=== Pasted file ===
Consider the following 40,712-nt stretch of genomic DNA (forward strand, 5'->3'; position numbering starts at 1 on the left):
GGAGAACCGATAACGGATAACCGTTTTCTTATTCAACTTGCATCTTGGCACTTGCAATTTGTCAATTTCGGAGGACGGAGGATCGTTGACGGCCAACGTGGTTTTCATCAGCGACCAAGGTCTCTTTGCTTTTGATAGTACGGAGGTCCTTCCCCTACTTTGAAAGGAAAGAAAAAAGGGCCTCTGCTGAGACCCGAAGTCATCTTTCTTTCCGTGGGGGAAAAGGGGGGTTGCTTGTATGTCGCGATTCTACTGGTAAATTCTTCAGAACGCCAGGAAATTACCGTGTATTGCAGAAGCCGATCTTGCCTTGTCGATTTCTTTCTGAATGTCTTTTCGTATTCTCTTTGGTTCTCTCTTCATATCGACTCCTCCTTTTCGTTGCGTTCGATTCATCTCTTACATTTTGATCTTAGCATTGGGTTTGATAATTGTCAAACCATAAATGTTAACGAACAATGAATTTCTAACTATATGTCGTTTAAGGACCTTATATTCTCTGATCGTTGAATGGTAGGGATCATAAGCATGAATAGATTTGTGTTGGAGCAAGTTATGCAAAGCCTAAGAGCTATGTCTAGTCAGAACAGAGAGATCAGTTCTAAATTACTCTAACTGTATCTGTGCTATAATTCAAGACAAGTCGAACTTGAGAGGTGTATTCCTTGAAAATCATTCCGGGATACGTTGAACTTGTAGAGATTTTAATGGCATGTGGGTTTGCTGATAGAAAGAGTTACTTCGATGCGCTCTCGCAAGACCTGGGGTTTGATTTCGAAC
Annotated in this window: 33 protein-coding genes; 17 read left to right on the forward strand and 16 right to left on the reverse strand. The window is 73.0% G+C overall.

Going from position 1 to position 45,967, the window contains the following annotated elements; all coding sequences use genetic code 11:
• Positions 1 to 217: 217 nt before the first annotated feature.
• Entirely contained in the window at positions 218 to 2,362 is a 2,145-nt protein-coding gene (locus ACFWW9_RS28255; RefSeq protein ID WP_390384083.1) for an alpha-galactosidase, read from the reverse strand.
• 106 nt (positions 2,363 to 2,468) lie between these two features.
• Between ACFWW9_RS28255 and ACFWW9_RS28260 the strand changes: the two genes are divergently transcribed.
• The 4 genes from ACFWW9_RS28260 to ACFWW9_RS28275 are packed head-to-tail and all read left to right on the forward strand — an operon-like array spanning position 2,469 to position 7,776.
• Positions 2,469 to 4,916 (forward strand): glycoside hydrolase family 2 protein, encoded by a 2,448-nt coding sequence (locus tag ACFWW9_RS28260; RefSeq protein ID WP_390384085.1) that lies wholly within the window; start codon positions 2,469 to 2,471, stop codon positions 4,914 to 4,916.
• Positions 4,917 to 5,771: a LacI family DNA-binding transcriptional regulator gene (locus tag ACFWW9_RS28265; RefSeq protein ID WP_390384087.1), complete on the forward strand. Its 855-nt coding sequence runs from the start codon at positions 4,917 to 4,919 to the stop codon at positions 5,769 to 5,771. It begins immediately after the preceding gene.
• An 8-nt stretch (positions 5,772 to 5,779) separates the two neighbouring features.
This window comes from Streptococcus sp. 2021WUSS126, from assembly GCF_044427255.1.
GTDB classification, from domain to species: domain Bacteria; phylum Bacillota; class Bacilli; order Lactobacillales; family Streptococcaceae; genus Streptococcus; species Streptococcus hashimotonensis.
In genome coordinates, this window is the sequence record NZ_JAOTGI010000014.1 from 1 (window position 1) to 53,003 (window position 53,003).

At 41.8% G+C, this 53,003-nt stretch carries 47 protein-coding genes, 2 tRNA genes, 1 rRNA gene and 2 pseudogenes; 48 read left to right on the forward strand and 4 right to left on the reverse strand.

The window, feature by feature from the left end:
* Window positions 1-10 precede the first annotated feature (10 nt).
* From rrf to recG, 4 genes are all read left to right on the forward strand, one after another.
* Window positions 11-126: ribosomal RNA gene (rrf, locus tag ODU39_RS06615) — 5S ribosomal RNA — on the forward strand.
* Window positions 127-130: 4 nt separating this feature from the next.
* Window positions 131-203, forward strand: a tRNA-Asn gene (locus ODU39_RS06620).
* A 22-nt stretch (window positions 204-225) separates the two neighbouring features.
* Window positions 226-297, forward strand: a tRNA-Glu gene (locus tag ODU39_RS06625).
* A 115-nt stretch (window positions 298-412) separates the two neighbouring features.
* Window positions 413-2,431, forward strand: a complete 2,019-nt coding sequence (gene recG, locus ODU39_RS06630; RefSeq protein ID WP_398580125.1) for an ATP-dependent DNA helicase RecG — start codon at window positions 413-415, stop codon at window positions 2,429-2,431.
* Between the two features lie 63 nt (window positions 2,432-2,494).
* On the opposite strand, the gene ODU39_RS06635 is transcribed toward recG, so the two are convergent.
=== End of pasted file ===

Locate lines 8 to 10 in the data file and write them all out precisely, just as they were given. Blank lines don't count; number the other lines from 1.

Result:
• Between ACFWW9_RS28255 and ACFWW9_RS28260 the strand changes: the two genes are divergently transcribed.
• The 4 genes from ACFWW9_RS28260 to ACFWW9_RS28275 are packed head-to-tail and all read left to right on the forward strand — an operon-like array spanning position 2,469 to position 7,776.
• Positions 2,469 to 4,916 (forward strand): glycoside hydrolase family 2 protein, encoded by a 2,448-nt coding sequence (locus tag ACFWW9_RS28260; RefSeq protein ID WP_390384085.1) that lies wholly within the window; start codon positions 2,469 to 2,471, stop codon positions 4,914 to 4,916.